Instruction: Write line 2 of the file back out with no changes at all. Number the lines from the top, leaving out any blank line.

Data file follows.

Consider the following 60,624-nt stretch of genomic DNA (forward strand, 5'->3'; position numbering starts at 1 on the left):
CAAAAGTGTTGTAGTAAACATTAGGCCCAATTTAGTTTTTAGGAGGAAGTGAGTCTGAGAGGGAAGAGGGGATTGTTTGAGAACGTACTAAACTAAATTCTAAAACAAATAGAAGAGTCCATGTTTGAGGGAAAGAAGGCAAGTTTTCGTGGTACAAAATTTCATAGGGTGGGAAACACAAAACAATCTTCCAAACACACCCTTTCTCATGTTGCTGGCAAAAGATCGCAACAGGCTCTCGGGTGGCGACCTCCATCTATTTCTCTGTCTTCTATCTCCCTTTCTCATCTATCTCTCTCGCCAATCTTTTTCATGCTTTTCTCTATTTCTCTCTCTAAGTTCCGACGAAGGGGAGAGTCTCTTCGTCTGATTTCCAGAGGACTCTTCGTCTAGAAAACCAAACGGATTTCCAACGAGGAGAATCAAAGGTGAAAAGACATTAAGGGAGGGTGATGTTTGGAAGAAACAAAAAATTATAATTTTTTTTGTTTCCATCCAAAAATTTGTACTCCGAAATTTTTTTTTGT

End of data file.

CAAAAGTGTTGTAGTAAACATTAGGCCCAATTTAGTTTTTAGGAGGAAGTGAGTCTGAGAGGGAAGAGGGGATTGTTTGAGAACGTACTAAACTAAATTCTAAAACAAATAGAAGAGTCCATGTTTGAGGGAAAGAAGGCAAGTTTTCGTGGTACAAAATTTCATAGGGTGGGAAACACAAAACAATCTTCCAAACACACCCTTTCTCATGTTGCTGGCAAAAGATCGCAACAGGCTCTCGGGTGGCGACCTCCATCTATTTCTCTGTCTTCTATCTCCCTTTCTCATCTATCTCTCTCGCCAATCTTTTTCATGCTTTTCTCTATTTCTCTCTCTAAGTTCCGACGAAGGGGAGAGTCTCTTCGTCTGATTTCCAGAGGACTCTTCGTCTAGAAAACCAAACGGATTTCCAACGAGGAGAATCAAAGGTGAAAAGACATTAAGGGAGGGTGATGTTTGGAAGAAACAAAAAATTATAATTTTTTTTGTTTCCATCCAAAAATTTGTACTCCGAAATTTTTTTTTGT